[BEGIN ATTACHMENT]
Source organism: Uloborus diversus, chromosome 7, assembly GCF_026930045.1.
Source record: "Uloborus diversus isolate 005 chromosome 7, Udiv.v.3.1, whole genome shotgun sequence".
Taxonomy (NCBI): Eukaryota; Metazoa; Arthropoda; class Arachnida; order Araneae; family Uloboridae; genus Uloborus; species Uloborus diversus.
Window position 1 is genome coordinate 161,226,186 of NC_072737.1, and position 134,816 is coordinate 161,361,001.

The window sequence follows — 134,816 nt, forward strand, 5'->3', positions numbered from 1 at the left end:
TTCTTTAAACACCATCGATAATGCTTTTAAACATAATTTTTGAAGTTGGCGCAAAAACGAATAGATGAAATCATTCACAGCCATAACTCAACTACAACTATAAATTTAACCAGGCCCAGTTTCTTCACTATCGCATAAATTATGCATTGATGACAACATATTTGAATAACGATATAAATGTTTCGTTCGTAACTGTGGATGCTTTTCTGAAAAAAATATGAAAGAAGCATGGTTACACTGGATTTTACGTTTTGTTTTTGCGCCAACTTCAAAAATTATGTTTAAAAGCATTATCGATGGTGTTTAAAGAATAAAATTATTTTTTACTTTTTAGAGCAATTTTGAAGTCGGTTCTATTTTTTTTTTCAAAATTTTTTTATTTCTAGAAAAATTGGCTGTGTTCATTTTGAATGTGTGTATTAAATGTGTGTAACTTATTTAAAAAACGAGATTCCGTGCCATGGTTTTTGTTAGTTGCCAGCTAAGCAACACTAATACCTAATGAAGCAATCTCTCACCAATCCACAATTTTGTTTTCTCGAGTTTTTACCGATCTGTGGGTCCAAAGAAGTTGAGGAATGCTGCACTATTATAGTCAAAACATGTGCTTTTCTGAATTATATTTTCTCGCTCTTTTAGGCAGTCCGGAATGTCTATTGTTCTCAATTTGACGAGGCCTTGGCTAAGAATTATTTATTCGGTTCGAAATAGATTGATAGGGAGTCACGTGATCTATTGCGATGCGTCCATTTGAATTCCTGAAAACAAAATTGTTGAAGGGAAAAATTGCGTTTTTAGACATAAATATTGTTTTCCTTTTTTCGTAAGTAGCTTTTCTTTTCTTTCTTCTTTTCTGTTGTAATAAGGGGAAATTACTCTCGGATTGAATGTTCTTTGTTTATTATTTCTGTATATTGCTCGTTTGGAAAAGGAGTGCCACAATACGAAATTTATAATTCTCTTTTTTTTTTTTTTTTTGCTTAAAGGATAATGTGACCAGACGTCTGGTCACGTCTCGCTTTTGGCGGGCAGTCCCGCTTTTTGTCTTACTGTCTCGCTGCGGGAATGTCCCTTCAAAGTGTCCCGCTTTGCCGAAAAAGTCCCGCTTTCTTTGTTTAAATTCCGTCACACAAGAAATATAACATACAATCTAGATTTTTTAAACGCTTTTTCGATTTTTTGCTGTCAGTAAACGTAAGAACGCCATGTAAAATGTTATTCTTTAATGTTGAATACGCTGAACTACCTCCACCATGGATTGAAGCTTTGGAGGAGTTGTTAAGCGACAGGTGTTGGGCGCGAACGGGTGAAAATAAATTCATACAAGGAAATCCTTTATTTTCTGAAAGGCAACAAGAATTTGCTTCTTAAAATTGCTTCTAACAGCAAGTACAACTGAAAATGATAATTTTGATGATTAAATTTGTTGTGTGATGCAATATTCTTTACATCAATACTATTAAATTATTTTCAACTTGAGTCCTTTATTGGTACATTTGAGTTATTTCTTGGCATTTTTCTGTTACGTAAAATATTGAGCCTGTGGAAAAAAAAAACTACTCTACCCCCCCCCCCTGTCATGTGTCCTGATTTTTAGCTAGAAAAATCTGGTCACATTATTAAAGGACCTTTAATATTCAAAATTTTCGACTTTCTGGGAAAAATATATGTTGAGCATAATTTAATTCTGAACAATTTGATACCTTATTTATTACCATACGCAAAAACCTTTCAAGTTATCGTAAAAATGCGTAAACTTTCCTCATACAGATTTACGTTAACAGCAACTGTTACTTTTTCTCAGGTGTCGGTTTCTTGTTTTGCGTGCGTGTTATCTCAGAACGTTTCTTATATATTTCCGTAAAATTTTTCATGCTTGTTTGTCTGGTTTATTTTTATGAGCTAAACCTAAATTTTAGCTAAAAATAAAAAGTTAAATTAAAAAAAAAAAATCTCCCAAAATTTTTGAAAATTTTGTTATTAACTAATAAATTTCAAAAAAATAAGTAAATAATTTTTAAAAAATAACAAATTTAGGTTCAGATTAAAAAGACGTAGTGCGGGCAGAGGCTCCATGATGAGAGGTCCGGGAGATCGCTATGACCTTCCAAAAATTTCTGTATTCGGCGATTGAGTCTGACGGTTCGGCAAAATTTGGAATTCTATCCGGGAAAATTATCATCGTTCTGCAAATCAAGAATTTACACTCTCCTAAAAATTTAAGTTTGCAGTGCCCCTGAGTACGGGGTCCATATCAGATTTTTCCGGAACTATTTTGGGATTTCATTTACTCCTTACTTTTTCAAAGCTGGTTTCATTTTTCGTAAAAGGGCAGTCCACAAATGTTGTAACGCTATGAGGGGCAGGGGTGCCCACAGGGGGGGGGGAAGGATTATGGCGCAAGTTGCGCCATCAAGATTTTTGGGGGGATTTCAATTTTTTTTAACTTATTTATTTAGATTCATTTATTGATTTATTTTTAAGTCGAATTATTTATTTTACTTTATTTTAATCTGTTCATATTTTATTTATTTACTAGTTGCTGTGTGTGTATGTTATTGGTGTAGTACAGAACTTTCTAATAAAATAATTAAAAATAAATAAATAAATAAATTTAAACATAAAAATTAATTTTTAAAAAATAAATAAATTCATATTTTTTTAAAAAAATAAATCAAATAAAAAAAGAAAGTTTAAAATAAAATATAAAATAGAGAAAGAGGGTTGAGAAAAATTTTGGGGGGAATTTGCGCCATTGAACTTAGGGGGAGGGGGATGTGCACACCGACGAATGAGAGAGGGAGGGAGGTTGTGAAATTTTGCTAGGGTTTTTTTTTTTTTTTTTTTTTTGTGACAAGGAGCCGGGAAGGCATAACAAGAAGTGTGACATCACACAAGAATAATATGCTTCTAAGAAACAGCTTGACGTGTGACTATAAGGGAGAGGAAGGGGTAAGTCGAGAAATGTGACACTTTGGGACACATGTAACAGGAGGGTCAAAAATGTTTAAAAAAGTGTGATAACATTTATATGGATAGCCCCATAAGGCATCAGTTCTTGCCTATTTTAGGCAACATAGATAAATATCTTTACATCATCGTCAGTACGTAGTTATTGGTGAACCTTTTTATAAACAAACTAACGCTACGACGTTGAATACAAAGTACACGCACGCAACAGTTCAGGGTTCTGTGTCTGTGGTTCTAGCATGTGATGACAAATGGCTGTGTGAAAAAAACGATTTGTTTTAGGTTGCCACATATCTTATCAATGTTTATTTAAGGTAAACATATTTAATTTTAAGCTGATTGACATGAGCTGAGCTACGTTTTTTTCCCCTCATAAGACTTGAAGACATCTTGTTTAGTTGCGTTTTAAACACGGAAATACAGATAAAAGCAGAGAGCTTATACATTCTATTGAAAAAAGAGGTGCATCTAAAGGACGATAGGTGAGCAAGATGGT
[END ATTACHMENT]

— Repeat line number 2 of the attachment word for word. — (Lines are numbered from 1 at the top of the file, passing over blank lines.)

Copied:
Source record: "Uloborus diversus isolate 005 chromosome 7, Udiv.v.3.1, whole genome shotgun sequence".